Man’s Search for Meaning by Viktor E. Frankl
Man’s Search for Meaning is a 1946 book by Viktor Frankl chronicling his experiences as an Auschwitz concentration camp inmate during World War II, and describing his psychotherapeutic method, which involved identifying a purpose in life to feel positively about, and then immersively imagining that outcome. According to Frankl, the way a prisoner imagined the future affected his longevity. The book intends to answer the question “How was everyday life in a concentration camp reflected in the mind of the average prisoner?” Part One constitutes Frankl’s analysis of his experiences in the concentration camps, while Part Two introduces his ideas of meaning and his theory called logotherapy.
According to a survey conducted by the Book-of-the-Month Club and the Library of Congress, Man’s Search For Meaning belongs to a list of “the ten most influential books in the United States.” At the time of the author’s death in 1997, the book had sold over 10 million copies and had been translated into 24 languages
Man’s Search for Meaning description by Amazon
Psychiatrist Viktor Frankl’s memoir has riveted generations of readers with its descriptions of life in Nazi death camps and its lessons for spiritual survival. Between 1942 and 1945 Frankl labored in four different camps, including Auschwitz, while his parents, brother, and pregnant wife perished. Based on his own experience and the experiences of others he treated later in his practice, Frankl argues that we cannot avoid suffering but we can choose how to cope with it, find meaning in it, and move forward with renewed purpose. Frankl’s theory-known as logotherapy, from the Greek word logos (“meaning”)-holds that our primary drive in life is not pleasure, as Freud maintained, but the discovery and pursuit of what we personally find meaningful.
At the time of Frankl’s death in 1997, Man’s Search for Meaning had sold more than 10 million copies in twenty-four languages. A 1991 reader survey for the Library of Congress that asked readers to name a “book that made a difference in your life” found Man’s Search for Meaning among the ten most influential books in America.
Beacon Press, the original English-language publisher of Man’s Search for Meaning, is issuing this new paperback edition with a new Foreword, biographical Afterword, jacket, price, and classroom materials to reach new generations of readers.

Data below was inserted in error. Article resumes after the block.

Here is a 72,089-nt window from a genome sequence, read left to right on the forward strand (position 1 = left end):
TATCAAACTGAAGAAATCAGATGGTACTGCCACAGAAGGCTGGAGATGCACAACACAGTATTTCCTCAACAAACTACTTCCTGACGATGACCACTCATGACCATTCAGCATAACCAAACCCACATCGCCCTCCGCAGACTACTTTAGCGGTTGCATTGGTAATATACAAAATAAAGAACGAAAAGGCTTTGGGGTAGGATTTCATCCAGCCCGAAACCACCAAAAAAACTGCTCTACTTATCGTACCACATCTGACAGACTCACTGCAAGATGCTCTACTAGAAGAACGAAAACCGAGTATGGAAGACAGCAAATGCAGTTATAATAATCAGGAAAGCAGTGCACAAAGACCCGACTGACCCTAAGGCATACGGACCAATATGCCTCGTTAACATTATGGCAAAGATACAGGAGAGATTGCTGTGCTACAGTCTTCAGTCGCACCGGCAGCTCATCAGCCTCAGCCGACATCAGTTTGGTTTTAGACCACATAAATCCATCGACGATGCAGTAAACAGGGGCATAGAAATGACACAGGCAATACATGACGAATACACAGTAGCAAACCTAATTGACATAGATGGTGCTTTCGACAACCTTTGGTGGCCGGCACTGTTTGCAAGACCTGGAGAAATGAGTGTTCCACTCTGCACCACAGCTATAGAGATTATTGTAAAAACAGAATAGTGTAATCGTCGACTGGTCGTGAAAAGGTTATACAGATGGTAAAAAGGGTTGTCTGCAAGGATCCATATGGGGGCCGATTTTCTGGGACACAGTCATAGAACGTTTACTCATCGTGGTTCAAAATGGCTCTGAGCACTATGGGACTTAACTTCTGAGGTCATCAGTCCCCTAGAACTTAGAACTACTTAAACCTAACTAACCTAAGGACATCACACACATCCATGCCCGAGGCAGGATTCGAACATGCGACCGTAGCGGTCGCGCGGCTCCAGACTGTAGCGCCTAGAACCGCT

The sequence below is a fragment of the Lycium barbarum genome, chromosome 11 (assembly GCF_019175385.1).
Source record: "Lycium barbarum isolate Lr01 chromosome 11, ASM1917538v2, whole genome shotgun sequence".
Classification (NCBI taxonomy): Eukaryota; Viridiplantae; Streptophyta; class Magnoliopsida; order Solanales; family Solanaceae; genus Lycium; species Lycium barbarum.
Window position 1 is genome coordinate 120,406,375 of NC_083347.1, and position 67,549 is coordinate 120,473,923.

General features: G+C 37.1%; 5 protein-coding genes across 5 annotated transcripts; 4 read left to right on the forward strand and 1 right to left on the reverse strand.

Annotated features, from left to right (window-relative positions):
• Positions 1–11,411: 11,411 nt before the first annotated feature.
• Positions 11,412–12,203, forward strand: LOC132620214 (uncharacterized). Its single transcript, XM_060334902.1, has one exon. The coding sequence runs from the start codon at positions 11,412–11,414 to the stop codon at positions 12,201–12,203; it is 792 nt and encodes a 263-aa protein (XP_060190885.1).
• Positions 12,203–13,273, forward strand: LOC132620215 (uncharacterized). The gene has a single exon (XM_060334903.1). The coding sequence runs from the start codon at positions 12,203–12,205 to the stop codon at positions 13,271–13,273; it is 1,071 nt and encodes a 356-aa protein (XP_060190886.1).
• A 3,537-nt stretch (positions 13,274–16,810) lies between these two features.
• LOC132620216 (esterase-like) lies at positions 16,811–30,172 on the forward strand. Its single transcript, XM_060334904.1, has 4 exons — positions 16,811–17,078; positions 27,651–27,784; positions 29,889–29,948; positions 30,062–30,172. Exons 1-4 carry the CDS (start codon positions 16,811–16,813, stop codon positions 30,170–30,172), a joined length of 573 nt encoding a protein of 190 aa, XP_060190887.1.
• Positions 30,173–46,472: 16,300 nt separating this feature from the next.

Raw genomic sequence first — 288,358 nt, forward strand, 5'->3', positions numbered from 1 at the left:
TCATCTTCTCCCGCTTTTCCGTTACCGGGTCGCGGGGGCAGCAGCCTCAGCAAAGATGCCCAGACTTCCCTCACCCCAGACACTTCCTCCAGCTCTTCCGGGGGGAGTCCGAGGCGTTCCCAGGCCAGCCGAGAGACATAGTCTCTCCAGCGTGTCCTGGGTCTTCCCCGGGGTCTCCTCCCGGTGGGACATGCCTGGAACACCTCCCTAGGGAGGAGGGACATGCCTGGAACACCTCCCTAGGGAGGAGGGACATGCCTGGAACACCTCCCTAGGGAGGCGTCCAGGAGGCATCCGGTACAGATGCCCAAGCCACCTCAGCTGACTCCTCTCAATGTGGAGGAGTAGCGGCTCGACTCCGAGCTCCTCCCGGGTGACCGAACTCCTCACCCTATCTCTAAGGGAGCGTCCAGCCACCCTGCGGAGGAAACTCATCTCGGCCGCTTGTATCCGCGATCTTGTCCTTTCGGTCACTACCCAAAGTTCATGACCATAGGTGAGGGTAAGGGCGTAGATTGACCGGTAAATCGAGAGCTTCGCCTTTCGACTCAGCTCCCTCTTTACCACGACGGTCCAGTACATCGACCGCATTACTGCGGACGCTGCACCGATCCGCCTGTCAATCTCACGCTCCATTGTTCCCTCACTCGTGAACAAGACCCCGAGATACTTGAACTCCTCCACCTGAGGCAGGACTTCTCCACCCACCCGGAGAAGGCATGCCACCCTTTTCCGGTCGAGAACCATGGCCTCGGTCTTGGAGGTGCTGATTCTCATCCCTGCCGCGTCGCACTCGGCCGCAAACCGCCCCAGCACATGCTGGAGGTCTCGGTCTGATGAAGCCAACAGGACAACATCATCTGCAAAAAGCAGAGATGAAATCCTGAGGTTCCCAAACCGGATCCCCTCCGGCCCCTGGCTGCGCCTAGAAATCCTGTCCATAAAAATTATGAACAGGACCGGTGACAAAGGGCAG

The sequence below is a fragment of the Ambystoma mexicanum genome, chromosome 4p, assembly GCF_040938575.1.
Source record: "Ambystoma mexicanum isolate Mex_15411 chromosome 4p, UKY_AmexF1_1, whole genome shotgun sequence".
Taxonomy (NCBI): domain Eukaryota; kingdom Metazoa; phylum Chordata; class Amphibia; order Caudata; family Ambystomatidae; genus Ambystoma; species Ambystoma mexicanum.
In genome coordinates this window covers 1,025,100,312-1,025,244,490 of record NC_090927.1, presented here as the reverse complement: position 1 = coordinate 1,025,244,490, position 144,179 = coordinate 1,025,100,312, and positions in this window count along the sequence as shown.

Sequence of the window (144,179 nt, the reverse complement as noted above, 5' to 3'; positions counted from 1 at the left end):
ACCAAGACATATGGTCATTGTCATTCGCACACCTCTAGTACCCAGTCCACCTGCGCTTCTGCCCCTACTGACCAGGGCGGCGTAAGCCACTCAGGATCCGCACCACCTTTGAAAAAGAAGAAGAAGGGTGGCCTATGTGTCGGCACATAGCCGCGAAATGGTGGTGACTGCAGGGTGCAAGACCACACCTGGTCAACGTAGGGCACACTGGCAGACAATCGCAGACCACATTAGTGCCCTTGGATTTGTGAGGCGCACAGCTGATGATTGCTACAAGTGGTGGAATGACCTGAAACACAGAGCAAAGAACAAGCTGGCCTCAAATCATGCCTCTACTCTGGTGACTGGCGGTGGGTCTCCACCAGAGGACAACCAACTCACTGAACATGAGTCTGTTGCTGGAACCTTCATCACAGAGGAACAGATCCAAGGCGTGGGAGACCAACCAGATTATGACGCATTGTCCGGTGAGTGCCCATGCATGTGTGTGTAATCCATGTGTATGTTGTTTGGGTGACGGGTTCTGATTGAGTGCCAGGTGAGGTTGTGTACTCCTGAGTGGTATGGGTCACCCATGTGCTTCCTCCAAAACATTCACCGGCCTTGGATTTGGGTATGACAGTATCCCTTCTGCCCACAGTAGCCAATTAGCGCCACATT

Freedom, however, is not the last word. Freedom is only part of the story and half of the truth. Freedom is but the negative aspect of the whole phenomenon whose positive aspect is responsibleness. In fact, freedom is in danger of degenerating into mere arbitrariness unless it is lived in terms of responsibleness. That is why I recommend that the Statue of Liberty on the East Coast be supplemented by a Statue of Responsibility on the West Coast.
What was really needed was a fundamental change in our attitude toward life. We had to learn ourselves and, furthermore, we had to teach the despairing men, that it did not really matter what we expected from life, but rather what life expected from us. We needed to stop asking about the meaning of life, and instead think of ourselves as those who were being questioned by life—daily and hourly. Our question must consist, not in talk and meditation, but in right action and in right conduct. Life ultimately means taking the responsibility to find the right answer to its problems and to fulfill the tasks which it constantly sets for each individual
About the Author
Viktor E. Frankl was professor of neurology and psychiatry at the University of Vienna Medical School until his death in 1997. He was the founder of what has come to be called the Third Viennese School of Psychotherapy (after Freud’s psychoanalysis and Adler’s individual psychology)—the school of logotherapy.
Born in 1905, Dr. Frankl received the degrees of Doctor of Medicine and Doctor of Philosophy from the University of Vienna. During World War II he spent three years at Auschwitz, Dachau and other concentration camps.
Dr. Frankl first published in 1924 in the International Journal of Psychoanalysis and has since published twenty-six books, which have been translated into nineteen languages, including Japanese and Chinese. He was a visiting professor at Harvard, Duquesne, and Southern Methodist Universities. Honorary Degrees have been conferred upon him by Loyola University in Chicago, Edgecliff College, Rockford College, and Mount Mary College, as well as by universities in Brazil and Venezuela. He was a guest lecturer at universities throughout the world and made fifty-one lecture tours throughout the United States alone. He was President of the Austrian Medical Society of Psychotherapy.
Harold S. Kushner is rabbi emeritus at Temple Israel in Natick, Massachusetts, and the author of bestselling books including When Bad Things Happen to Good People, Living a Life That Matters, and When All You’ve Ever Wanted Isn’t Enough.
William J. Winslade is a philosopher, lawyer, and psychoanalyst who teaches psychiatry, medical ethics, and medical jurisprudence at the University of Texas Medical School in Galveston.